As Kenyans marked Mashujaa Day on Sunday celebrating their own personal heroes, the State too did its part in honoring its citizens for their distinguished service to the nation.

Among the hundreds of Kenyans who received the Head of State award was Eliud Kipchoge, the first human being to run a marathon under two hours.

The marathon legend became the first athlete to be feted with the Elder of the Order of the Golden Heart, Kenya’s highest civilian honour.

While Eliud was deserving of the award, Kenyans have in the recent past questioned how some past recipients, such as ‘Githeriman’, Dennis Itumbi, and others qualified for such honors.

There’s also the question of what privileges and entitlements come with a head of state award.

Well, according to the National Heroes Act, a person recognised as a national hero or heroine is entitled to:

  • Invitations to national and community functions as a state guest.
  • Having cultural festivals, concerts, exhibitions and sports events organised in their honour.
  • Having towns, institutions, open parks in urban areas, roads, streets, estates, stamps and notable landmarks named after them.
  • Award of medals, insignia, commendations, certificates and such other commemorative as may be determined by the Heroes Council from time to time.
  • Issuance of such postage stamps, scarves, mementos, utensils, apparel and artefacts as may be determined by the Council from time to time.
  • Publication of books depicting their respective roles in Kenya’s history or the social life of the society, which shall be part of the educational curriculum.
  • Being accorded financial assistance from the National Heroes Fund where their economic circumstances warrant such assistance.

Additionally, the government may, from time to time, accord national heroes who are in need of assistance:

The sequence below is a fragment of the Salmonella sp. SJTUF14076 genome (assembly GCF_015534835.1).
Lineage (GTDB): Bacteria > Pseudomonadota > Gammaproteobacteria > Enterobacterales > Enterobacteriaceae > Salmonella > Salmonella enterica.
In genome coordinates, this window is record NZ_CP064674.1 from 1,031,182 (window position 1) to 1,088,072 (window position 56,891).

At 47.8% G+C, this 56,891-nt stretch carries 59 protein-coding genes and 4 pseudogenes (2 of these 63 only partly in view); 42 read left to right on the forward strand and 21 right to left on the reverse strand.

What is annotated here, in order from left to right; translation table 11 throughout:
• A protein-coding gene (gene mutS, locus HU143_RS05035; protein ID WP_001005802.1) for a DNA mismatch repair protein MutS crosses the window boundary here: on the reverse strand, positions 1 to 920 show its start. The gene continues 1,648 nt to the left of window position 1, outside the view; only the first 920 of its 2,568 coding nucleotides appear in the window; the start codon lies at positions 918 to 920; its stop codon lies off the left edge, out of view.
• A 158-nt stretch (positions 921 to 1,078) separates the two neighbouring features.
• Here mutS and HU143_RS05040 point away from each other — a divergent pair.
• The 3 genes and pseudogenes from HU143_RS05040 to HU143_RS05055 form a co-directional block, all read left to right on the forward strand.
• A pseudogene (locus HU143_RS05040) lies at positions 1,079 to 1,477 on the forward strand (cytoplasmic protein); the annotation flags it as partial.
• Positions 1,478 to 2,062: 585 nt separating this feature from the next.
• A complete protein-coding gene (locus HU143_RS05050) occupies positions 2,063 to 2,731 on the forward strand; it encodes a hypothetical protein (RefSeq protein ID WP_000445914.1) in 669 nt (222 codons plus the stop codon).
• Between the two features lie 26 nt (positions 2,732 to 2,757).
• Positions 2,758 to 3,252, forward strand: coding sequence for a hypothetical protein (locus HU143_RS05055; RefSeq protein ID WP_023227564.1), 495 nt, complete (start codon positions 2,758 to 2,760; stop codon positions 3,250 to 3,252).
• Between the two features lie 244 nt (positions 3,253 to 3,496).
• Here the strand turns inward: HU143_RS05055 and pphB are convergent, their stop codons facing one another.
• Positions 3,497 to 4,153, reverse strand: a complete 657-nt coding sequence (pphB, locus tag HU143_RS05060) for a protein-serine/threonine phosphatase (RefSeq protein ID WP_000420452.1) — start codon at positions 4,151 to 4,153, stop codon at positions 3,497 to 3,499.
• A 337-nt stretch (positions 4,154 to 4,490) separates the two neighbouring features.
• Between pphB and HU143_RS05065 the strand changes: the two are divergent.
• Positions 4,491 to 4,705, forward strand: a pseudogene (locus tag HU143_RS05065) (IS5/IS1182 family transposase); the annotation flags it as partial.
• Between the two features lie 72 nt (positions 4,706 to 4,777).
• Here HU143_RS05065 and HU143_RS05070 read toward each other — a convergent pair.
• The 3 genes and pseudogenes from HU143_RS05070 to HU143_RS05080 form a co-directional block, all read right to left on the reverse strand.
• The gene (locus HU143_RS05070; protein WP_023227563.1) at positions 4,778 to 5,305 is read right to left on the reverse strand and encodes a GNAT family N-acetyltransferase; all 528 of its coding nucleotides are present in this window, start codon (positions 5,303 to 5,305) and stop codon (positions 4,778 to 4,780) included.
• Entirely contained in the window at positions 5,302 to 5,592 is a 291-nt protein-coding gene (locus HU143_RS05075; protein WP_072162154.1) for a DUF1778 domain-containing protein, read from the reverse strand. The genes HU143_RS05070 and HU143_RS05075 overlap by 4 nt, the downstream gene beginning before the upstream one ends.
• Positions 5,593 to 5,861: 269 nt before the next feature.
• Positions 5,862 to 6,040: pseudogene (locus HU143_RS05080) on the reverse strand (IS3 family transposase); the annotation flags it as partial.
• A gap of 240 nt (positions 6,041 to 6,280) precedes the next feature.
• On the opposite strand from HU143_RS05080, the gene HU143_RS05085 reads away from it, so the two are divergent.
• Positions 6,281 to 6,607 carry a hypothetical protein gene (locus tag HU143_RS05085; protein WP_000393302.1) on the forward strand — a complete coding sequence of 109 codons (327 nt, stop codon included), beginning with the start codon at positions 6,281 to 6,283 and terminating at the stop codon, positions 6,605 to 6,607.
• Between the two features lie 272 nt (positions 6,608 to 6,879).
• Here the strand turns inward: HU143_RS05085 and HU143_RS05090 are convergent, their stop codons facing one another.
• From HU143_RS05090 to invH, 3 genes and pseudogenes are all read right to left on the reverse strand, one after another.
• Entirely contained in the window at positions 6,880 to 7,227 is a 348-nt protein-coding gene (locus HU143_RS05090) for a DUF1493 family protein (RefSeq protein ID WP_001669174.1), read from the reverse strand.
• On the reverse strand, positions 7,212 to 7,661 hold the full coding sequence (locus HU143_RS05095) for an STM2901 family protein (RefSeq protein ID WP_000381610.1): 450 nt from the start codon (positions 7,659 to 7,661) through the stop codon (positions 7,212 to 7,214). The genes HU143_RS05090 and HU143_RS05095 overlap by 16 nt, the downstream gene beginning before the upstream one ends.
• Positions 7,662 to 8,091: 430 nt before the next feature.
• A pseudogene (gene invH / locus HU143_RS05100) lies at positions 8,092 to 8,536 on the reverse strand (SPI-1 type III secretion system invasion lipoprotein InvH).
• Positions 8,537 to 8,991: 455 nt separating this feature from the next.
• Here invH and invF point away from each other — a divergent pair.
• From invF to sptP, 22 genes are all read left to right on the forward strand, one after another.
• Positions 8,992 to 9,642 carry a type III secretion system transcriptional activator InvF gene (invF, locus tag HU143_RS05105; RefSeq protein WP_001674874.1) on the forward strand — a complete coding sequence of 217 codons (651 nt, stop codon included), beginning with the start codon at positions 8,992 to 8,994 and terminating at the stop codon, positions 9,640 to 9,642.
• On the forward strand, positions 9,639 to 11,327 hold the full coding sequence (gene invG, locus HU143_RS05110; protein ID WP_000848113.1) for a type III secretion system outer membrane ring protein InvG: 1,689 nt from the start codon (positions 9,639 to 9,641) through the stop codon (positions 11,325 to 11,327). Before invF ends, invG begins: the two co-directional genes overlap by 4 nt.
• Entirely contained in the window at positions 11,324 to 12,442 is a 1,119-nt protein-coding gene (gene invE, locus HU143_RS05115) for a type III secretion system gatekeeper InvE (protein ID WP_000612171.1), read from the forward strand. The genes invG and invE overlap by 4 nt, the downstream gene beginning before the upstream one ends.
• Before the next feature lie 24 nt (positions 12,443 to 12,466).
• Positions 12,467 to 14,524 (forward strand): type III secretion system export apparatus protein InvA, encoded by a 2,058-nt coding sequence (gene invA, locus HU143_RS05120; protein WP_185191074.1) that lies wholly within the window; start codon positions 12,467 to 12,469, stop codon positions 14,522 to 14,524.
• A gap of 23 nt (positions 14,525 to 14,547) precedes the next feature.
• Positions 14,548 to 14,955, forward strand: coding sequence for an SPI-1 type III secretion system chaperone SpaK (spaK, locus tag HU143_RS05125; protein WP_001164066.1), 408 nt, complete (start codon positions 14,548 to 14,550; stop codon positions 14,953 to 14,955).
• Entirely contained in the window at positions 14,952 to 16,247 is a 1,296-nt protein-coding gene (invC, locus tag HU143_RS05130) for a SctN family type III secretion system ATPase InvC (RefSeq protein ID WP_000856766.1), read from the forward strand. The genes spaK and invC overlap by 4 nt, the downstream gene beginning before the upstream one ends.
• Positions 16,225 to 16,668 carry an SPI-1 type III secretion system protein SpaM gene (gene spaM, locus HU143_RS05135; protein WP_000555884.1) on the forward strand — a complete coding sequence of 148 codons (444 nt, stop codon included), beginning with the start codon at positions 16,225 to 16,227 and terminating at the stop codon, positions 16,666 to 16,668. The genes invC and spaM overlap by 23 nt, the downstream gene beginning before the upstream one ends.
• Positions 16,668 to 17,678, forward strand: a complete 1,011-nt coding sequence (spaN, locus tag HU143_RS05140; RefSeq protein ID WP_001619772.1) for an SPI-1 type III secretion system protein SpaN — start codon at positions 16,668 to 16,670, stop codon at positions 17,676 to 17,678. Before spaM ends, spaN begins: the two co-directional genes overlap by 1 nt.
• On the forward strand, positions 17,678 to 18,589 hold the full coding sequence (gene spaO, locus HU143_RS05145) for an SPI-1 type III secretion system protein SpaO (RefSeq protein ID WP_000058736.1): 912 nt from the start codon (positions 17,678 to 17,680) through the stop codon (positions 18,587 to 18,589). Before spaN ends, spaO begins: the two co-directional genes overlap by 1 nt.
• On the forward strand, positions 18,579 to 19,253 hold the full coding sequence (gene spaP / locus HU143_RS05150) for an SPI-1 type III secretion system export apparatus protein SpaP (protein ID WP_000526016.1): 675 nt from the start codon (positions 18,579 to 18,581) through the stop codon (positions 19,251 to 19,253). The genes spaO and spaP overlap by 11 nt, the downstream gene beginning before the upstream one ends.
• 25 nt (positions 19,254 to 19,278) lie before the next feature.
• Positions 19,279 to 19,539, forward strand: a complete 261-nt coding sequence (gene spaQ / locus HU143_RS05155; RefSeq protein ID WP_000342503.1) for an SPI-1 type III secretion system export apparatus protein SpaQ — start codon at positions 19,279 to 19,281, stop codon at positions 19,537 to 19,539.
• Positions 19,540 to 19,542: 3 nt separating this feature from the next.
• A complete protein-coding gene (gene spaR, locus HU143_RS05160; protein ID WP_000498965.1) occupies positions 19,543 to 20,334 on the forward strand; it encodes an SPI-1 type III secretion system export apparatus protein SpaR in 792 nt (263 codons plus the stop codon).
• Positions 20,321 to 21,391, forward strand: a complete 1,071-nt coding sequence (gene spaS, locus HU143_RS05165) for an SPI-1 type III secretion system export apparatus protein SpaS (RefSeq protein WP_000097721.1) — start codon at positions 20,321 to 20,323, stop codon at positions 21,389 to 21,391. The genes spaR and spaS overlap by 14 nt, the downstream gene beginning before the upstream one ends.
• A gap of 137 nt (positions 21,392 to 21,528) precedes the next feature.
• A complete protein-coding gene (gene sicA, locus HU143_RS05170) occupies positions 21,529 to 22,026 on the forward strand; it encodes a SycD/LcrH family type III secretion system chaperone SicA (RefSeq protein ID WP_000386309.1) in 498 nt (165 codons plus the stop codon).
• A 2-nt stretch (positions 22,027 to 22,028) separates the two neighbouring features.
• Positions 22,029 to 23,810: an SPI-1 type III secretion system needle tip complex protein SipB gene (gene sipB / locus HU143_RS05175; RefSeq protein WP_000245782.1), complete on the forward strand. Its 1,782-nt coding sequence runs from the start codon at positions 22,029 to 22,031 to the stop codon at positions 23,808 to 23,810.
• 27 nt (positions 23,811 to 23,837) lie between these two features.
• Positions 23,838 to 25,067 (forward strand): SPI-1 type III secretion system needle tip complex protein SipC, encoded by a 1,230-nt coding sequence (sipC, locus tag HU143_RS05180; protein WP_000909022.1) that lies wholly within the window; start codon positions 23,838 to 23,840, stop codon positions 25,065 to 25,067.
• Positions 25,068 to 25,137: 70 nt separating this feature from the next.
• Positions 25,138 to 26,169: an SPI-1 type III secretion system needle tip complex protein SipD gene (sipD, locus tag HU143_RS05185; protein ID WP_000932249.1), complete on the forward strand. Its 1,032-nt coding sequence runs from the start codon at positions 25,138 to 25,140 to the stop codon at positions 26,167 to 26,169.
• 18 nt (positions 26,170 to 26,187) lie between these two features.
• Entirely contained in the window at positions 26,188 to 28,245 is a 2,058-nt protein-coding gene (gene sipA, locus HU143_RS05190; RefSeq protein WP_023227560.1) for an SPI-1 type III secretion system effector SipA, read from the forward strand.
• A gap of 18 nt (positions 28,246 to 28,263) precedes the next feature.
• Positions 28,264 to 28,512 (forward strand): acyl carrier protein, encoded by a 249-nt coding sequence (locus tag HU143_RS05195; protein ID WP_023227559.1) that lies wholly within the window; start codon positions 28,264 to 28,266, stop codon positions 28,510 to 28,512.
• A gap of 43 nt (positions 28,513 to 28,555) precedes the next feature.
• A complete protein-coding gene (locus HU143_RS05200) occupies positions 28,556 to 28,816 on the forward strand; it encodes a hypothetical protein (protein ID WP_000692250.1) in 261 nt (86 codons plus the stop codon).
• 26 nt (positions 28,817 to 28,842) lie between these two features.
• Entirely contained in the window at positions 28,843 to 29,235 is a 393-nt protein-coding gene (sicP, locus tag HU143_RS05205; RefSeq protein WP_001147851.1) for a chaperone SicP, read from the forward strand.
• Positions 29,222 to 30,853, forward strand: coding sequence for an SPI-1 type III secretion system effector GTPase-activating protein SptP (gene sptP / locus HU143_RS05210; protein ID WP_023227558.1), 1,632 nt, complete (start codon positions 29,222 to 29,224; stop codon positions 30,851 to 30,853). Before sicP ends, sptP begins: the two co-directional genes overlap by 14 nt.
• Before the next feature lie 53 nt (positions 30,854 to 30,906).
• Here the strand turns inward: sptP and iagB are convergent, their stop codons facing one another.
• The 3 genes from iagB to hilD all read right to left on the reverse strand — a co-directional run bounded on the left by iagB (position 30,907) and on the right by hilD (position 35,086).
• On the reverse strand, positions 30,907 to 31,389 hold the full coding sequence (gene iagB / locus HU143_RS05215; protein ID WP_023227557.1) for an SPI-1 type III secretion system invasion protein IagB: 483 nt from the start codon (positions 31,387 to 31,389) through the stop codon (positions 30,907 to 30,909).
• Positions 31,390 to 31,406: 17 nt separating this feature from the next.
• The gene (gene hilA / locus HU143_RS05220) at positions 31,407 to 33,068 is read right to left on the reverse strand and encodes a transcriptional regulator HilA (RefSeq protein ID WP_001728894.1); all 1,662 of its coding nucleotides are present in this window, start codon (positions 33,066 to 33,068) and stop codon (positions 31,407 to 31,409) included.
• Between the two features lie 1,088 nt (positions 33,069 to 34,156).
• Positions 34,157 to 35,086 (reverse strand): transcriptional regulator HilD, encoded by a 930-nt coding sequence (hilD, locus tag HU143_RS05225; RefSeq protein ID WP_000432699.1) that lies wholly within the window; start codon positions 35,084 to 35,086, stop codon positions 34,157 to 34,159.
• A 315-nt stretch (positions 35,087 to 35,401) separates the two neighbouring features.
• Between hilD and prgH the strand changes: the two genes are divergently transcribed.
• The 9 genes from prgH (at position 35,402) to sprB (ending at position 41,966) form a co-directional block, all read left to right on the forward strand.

• The highest attainable standard of healthcare services, including reproductive healthcare
  • Accessible and adequate housing and reasonable standards of sanitation;
  • Adequate food of acceptable quality;
  • Clean and safe water in adequate quantities;
  • Social security;
  • Free education for their dependants of school-going age up to tertiary level;
  • Free transport to public functions to which they are invited within the country; and
  • Employment opportunities for their dependents who have relevant qualifications.

The award lists are made by the President on advice of the National Honours and Awards Committee.

Individuals are nominated for awards by district committees, government ministries, religious organisations, non-governmental organisations, individuals and others.

The National Honours Act 2013 provides that a person shall merit the conferment of a national honour if that person “has made an exemplary contribution to the country or a county in the economic, social, scientific, academic, public administration, governance, sports, journalism, business, security or other fields”, or when he “has otherwise brought honour, glory or pride to the Republic”.